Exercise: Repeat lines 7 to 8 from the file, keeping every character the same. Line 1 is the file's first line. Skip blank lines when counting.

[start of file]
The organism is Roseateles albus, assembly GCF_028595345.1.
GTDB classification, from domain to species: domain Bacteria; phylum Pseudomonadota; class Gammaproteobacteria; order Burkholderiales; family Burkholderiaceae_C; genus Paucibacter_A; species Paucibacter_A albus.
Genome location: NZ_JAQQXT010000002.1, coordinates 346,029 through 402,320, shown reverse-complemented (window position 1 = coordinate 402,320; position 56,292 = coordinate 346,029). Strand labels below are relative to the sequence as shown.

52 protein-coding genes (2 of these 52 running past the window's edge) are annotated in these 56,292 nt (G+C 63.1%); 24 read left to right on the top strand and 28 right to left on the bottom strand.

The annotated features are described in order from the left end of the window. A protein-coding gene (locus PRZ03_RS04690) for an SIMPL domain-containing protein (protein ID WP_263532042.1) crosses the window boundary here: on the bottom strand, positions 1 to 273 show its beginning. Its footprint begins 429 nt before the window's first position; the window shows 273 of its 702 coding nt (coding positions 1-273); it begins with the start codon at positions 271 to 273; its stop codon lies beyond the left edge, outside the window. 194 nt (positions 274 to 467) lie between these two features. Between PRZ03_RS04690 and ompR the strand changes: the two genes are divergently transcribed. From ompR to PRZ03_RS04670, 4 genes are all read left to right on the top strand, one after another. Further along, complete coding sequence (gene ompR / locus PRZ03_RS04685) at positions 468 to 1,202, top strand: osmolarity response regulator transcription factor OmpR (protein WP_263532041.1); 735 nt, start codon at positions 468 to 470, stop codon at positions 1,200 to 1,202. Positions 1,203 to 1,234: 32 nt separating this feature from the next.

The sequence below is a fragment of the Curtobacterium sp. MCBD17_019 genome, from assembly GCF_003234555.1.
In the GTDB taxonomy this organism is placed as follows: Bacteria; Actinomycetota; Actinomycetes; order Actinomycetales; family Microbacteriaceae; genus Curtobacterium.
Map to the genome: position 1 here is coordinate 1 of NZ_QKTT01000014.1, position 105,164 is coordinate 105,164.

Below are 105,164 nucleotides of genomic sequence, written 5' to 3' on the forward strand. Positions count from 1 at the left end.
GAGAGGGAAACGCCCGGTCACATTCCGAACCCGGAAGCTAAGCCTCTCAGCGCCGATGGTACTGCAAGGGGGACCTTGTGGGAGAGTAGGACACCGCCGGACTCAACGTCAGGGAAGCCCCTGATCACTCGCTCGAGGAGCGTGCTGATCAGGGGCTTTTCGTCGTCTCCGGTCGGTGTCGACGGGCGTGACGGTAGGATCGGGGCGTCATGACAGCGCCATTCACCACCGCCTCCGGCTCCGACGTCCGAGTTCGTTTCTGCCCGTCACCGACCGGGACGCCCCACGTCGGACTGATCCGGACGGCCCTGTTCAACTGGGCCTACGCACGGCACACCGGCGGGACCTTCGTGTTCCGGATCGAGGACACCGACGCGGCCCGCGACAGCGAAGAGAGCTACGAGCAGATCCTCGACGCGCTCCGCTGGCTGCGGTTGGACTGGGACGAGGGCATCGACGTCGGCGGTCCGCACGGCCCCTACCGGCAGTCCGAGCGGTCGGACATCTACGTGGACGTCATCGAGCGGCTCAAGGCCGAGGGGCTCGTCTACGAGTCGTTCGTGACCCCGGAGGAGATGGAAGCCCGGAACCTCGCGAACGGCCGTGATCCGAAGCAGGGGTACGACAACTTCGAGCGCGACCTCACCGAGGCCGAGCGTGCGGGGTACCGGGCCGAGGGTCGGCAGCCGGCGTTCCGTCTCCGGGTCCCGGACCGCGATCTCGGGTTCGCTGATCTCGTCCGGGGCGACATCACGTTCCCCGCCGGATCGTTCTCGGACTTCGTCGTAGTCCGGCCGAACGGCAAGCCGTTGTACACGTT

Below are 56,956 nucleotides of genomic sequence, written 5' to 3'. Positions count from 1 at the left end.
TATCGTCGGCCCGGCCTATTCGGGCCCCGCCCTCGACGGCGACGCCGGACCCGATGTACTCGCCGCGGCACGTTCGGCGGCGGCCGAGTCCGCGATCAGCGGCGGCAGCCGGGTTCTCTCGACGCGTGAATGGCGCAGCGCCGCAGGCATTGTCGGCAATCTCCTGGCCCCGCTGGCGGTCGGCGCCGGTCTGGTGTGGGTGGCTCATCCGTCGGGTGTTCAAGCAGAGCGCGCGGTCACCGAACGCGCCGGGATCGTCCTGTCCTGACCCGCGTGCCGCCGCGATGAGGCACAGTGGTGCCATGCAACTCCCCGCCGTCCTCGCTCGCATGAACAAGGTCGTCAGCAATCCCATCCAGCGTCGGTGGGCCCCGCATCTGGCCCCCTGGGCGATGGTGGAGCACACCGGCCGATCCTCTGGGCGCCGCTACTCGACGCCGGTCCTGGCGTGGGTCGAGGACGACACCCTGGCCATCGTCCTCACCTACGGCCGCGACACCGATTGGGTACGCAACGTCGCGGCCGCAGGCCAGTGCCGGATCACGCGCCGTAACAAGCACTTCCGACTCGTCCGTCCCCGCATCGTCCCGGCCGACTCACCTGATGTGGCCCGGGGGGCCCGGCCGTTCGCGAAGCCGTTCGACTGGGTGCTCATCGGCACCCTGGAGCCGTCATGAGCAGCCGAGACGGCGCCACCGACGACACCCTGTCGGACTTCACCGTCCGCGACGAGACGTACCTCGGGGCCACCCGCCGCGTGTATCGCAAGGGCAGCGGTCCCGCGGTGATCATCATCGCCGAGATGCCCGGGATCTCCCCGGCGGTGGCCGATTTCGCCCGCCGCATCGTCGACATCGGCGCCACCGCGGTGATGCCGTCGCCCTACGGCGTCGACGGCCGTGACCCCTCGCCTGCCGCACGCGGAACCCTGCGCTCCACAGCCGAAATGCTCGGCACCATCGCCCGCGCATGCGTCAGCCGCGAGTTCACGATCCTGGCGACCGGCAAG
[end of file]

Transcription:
In the GTDB taxonomy this organism is placed as follows: Bacteria; Actinomycetota; Actinomycetes; order Actinomycetales; family Microbacteriaceae; genus Curtobacterium.
Map to the genome: position 1 here is coordinate 1 of NZ_QKTT01000014.1, position 105,164 is coordinate 105,164.